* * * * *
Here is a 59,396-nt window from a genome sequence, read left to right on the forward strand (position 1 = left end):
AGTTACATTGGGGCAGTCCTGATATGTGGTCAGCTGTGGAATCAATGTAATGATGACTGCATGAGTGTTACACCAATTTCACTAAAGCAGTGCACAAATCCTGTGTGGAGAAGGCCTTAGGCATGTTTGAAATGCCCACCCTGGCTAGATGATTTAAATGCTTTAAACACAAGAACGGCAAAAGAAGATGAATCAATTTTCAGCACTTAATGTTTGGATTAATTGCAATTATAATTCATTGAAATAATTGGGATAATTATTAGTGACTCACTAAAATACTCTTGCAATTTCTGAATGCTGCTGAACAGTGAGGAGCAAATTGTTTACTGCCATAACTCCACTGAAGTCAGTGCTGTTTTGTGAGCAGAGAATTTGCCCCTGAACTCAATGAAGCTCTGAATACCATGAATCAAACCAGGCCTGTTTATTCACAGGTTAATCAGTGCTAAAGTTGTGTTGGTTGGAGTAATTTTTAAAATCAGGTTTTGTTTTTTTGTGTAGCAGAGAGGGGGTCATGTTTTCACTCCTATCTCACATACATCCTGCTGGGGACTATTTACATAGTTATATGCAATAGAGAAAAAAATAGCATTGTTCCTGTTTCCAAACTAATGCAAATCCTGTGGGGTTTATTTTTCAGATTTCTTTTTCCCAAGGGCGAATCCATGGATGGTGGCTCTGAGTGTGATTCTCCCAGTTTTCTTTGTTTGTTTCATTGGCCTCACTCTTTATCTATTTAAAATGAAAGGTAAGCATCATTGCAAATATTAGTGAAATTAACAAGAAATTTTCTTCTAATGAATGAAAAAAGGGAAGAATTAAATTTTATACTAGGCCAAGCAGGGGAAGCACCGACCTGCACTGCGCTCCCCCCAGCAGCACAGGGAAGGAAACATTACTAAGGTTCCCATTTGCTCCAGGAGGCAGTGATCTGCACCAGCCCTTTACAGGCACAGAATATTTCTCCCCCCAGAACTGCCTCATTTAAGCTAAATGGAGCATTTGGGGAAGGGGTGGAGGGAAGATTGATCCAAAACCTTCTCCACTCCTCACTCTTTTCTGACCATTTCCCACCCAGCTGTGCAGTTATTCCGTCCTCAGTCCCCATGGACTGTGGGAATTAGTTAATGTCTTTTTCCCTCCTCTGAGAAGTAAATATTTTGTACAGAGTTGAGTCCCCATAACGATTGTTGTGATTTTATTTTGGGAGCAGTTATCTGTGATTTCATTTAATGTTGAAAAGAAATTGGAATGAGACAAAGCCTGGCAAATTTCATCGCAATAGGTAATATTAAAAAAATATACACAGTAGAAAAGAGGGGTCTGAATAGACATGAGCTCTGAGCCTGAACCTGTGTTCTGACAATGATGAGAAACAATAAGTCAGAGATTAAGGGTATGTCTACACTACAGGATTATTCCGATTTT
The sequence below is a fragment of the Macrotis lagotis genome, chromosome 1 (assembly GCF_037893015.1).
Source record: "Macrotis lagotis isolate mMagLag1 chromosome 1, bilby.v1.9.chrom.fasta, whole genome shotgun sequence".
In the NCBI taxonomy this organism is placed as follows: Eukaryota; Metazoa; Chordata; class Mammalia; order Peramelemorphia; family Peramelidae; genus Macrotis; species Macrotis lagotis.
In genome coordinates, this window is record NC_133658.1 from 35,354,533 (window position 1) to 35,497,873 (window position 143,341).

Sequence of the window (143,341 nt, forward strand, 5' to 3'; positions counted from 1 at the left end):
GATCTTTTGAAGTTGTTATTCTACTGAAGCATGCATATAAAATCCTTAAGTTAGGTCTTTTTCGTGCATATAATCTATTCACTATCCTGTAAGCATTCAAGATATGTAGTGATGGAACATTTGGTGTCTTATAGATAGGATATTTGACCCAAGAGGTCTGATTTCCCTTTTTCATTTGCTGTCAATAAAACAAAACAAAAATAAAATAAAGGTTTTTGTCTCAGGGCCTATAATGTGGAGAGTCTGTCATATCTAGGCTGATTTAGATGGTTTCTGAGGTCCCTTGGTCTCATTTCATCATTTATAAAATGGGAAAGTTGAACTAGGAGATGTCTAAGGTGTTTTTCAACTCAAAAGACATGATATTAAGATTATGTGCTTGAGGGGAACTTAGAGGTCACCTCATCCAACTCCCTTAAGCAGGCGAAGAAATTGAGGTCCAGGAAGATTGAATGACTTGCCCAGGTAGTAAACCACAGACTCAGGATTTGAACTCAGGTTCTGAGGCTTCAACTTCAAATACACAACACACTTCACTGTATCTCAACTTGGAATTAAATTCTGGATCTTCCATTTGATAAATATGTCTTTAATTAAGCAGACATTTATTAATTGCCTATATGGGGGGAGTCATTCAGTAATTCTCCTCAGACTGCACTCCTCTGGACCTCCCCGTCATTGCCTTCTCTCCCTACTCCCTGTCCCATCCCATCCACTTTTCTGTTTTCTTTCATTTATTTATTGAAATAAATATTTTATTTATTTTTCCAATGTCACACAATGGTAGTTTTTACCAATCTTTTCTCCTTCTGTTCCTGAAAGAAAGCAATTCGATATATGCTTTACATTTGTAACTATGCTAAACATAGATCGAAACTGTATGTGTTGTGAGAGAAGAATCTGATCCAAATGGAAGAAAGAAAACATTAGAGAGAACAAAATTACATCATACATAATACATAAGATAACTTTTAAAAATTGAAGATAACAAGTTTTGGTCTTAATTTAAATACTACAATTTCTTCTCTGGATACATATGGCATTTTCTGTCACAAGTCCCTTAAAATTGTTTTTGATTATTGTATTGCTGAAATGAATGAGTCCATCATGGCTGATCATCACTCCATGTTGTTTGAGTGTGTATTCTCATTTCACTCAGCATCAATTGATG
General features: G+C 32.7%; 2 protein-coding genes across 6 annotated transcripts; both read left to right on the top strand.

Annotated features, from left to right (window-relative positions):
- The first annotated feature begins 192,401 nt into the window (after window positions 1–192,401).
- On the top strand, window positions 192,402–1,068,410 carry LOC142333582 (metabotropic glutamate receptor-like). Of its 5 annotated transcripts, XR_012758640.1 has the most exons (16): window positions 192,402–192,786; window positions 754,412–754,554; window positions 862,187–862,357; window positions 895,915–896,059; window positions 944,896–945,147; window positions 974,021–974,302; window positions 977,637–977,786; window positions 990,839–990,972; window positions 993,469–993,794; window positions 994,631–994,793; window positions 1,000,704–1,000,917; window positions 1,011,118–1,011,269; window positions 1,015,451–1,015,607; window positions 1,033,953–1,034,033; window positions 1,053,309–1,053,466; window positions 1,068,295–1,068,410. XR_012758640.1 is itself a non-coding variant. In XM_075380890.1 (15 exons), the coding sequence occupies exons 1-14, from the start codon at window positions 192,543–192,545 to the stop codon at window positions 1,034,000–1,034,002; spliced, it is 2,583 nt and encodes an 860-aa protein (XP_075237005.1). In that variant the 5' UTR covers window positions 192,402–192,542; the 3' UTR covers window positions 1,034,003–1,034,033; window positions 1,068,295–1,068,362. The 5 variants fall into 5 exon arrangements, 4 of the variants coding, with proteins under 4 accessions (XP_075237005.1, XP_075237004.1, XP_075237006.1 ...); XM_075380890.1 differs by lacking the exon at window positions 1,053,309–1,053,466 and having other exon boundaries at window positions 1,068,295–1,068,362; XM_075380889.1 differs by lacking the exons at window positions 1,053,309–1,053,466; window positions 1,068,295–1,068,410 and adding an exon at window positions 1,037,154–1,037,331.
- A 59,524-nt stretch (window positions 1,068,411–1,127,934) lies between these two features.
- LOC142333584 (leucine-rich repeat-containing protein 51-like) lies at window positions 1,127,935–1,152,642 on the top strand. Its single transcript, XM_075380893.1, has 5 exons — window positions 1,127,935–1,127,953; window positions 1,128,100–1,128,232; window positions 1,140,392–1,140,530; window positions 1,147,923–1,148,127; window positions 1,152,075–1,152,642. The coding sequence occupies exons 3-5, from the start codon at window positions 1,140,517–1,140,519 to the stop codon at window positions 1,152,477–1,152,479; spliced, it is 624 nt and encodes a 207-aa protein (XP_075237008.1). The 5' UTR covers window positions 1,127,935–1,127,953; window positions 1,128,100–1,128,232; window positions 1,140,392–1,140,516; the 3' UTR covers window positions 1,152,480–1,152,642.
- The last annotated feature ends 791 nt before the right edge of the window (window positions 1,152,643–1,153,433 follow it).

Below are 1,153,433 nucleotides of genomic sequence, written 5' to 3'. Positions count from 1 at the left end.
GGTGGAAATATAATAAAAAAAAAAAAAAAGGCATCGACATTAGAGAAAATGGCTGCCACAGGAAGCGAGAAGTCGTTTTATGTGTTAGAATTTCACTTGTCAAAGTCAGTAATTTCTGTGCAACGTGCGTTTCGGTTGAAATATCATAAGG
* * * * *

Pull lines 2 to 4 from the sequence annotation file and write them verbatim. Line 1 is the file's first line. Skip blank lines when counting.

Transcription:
AGTTACATTGGGGCAGTCCTGATATGTGGTCAGCTGTGGAATCAATGTAATGATGACTGCATGAGTGTTACACCAATTTCACTAAAGCAGTGCACAAATCCTGTGTGGAGAAGGCCTTAGGCATGTTTGAAATGCCCACCCTGGCTAGATGATTTAAATGCTTTAAACACAAGAACGGCAAAAGAAGATGAATCAATTTTCAGCACTTAATGTTTGGATTAATTGCAATTATAATTCATTGAAATAATTGGGATAATTATTAGTGACTCACTAAAATACTCTTGCAATTTCTGAATGCTGCTGAACAGTGAGGAGCAAATTGTTTACTGCCATAACTCCACTGAAGTCAGTGCTGTTTTGTGAGCAGAGAATTTGCCCCTGAACTCAATGAAGCTCTGAATACCATGAATCAAACCAGGCCTGTTTATTCACAGGTTAATCAGTGCTAAAGTTGTGTTGGTTGGAGTAATTTTTAAAATCAGGTTTTGTTTTTTTGTGTAGCAGAGAGGGGGTCATGTTTTCACTCCTATCTCACATACATCCTGCTGGGGACTATTTACATAGTTATATGCAATAGAGAAAAAAATAGCATTGTTCCTGTTTCCAAACTAATGCAAATCCTGTGGGGTTTATTTTTCAGATTTCTTTTTCCCAAGGGCGAATCCATGGATGGTGGCTCTGAGTGTGATTCTCCCAGTTTTCTTTGTTTGTTTCATTGGCCTCACTCTTTATCTATTTAAAATGAAAGGTAAGCATCATTGCAAATATTAGTGAAATTAACAAGAAATTTTCTTCTAATGAATGAAAAAAGGGAAGAATTAAATTTTATACTAGGCCAAGCAGGGGAAGCACCGACCTGCACTGCGCTCCCCCCAGCAGCACAGGGAAGGAAACATTACTAAGGTTCCCATTTGCTCCAGGAGGCAGTGATCTGCACCAGCCCTTTACAGGCACAGAATATTTCTCCCCCCAGAACTGCCTCATTTAAGCTAAATGGAGCATTTGGGGAAGGGGTGGAGGGAAGATTGATCCAAAACCTTCTCCACTCCTCACTCTTTTCTGACCATTTCCCACCCAGCTGTGCAGTTATTCCGTCCTCAGTCCCCATGGACTGTGGGAATTAGTTAATGTCTTTTTCCCTCCTCTGAGAAGTAAATATTTTGTACAGAGTTGAGTCCCCATAACGATTGTTGTGATTTTATTTTGGGAGCAGTTATCTGTGATTTCATTTAATGTTGAAAAGAAATTGGAATGAGACAAAGCCTGGCAAATTTCATCGCAATAGGTAATATTAAAAAAATATACACAGTAGAAAAGAGGGGTCTGAATAGACATGAGCTCTGAGCCTGAACCTGTGTTCTGACAATGATGAGAAACAATAAGTCAGAGATTAAGGGTATGTCTACACTACAGGATTATTCCGATTTT
The sequence below is a fragment of the Macrotis lagotis genome, chromosome 1 (assembly GCF_037893015.1).
Source record: "Macrotis lagotis isolate mMagLag1 chromosome 1, bilby.v1.9.chrom.fasta, whole genome shotgun sequence".